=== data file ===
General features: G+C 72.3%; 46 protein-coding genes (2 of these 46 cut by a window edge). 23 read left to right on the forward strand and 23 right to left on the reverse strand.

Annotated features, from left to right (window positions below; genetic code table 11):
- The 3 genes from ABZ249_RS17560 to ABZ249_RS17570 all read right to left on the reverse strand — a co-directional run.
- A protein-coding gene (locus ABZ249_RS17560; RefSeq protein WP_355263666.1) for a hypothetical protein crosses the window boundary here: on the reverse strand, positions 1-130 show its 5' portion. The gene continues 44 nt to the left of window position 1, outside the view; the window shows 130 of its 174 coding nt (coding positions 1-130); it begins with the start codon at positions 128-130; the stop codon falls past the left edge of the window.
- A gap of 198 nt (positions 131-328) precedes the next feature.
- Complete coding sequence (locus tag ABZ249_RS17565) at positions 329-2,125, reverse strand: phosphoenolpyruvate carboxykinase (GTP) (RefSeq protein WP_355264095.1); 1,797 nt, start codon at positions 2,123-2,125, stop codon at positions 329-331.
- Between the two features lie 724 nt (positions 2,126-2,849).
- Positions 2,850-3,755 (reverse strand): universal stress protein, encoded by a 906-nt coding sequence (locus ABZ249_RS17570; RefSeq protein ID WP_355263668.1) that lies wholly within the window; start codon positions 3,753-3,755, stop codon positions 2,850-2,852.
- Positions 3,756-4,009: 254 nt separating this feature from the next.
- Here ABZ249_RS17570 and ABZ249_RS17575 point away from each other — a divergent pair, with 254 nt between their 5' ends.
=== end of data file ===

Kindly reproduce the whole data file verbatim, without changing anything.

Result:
General features: G+C 72.3%; 46 protein-coding genes (2 of these 46 cut by a window edge). 23 read left to right on the forward strand and 23 right to left on the reverse strand.

Annotated features, from left to right (window positions below; genetic code table 11):
- The 3 genes from ABZ249_RS17560 to ABZ249_RS17570 all read right to left on the reverse strand — a co-directional run.
- A protein-coding gene (locus ABZ249_RS17560; RefSeq protein WP_355263666.1) for a hypothetical protein crosses the window boundary here: on the reverse strand, positions 1-130 show its 5' portion. The gene continues 44 nt to the left of window position 1, outside the view; the window shows 130 of its 174 coding nt (coding positions 1-130); it begins with the start codon at positions 128-130; the stop codon falls past the left edge of the window.
- A gap of 198 nt (positions 131-328) precedes the next feature.
- Complete coding sequence (locus tag ABZ249_RS17565) at positions 329-2,125, reverse strand: phosphoenolpyruvate carboxykinase (GTP) (RefSeq protein WP_355264095.1); 1,797 nt, start codon at positions 2,123-2,125, stop codon at positions 329-331.
- Between the two features lie 724 nt (positions 2,126-2,849).
- Positions 2,850-3,755 (reverse strand): universal stress protein, encoded by a 906-nt coding sequence (locus ABZ249_RS17570; RefSeq protein ID WP_355263668.1) that lies wholly within the window; start codon positions 3,753-3,755, stop codon positions 2,850-2,852.
- Positions 3,756-4,009: 254 nt separating this feature from the next.
- Here ABZ249_RS17570 and ABZ249_RS17575 point away from each other — a divergent pair, with 254 nt between their 5' ends.